“So, you’re setting up the shooting scene, what’s favorable to you and Officer Durden?” one investigator asked during Perez’s interrogation.
“Right,” Perez responded.
“That’s what this is about?” the investigator asked.
“That’s what the meetings are usually about,” Perez responded. “When we meet, we discuss how do we make this look as good as possible. . . . You know how everybody thinks that the officers are split up and you go sit in one room and you go sit in another room? I’ve never seen it happen.”
The standard practice after a shooting, Perez said, is to “celebrate.” The night Saldana was killed, Perez, Stepp, Hewitt and other officers partied “till 6 or 7 a.m.” at the Shortstop bar on Sunset Boulevard, a popular police hangout near Dodger Stadium.
“We were there late,” Perez recalled. “You know, [the bartender] closes the bar, but he lets us stay in there.”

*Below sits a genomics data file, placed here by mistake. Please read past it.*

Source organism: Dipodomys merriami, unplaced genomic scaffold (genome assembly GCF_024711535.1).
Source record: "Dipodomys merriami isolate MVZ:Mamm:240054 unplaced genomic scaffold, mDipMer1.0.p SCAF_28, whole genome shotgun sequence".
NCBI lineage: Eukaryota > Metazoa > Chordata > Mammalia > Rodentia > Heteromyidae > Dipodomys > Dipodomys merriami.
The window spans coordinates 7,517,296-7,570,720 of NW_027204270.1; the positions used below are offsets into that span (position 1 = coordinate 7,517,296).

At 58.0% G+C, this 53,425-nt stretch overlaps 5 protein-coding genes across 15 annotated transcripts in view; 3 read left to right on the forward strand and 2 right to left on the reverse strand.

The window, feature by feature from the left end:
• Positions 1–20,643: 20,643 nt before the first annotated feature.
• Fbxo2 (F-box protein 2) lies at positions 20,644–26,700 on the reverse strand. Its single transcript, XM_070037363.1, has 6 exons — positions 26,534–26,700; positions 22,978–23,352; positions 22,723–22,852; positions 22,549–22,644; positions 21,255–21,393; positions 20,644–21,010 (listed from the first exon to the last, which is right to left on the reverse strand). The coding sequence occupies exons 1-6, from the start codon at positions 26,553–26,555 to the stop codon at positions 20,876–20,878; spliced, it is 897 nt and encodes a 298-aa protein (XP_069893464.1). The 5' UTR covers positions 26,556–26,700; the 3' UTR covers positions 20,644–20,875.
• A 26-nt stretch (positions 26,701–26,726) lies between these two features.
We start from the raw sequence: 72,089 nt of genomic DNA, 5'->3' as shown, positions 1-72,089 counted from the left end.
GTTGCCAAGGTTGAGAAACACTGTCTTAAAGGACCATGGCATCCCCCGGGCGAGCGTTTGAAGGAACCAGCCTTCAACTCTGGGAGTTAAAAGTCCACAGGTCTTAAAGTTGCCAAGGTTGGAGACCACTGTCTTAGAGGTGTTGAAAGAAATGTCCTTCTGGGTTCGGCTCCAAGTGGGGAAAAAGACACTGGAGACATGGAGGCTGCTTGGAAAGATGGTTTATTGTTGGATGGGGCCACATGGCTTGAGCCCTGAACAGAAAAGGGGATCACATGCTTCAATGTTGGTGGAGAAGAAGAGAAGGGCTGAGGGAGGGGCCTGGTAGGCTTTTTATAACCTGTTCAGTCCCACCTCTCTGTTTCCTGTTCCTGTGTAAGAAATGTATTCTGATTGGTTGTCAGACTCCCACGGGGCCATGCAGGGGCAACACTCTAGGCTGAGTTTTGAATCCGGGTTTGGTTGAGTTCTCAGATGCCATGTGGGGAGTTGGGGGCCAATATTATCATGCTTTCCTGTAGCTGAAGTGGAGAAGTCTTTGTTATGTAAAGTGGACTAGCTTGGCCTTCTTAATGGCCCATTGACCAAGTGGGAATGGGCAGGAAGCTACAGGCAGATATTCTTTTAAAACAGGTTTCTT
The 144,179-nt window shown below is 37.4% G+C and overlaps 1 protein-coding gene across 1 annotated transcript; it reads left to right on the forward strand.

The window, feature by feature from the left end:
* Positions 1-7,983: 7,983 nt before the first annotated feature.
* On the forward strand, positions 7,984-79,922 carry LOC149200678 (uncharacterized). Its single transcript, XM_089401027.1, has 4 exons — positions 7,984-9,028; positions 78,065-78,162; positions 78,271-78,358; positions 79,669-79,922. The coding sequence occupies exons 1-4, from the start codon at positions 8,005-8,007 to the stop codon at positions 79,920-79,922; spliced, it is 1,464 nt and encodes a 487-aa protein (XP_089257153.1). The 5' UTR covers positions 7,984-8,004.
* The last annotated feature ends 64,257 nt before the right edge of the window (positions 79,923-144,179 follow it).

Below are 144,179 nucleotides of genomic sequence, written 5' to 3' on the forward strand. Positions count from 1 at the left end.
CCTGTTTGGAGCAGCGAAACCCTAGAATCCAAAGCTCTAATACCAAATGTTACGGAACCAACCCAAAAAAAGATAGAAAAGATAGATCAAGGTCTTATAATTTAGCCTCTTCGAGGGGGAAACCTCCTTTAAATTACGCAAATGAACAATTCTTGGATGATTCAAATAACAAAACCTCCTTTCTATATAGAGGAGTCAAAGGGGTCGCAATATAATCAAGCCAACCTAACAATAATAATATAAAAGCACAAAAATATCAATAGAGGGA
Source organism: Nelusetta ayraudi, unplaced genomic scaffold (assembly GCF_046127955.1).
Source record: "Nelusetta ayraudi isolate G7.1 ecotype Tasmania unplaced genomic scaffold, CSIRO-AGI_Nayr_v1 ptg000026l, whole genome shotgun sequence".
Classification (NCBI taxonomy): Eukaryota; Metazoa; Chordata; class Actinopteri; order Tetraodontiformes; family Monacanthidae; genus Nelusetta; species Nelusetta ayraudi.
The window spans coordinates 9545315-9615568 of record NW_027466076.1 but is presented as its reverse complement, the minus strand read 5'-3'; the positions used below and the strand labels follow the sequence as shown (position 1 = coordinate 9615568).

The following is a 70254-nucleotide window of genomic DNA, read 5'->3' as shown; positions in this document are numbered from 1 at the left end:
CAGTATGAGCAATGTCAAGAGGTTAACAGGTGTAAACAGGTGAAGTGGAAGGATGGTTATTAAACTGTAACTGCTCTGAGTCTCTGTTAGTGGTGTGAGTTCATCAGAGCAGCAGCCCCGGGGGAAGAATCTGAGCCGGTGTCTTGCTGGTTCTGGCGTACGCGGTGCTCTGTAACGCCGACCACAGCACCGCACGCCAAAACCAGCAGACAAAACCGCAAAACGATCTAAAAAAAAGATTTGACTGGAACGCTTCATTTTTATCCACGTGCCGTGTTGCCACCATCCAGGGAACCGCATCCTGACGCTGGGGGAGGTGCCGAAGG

As usual, Perez said, the officers talked about what had just happened, but in a private code.
“You talk in sort of riddles, you know, you kind of just make innuendoes about what happened,” Perez told task force investigators.
For example, at one point, he said, another officer made a comment about the fact that the Rampart CRASH officers had just been in a shooting.
“And Stepp is describing and Hewitt is describing the shooting . . . I know for a fact they placed the gun there. We would look at each other,” Perez said. “Without saying too many words, you’re telling each other–or you acknowledge, you know what really happened.”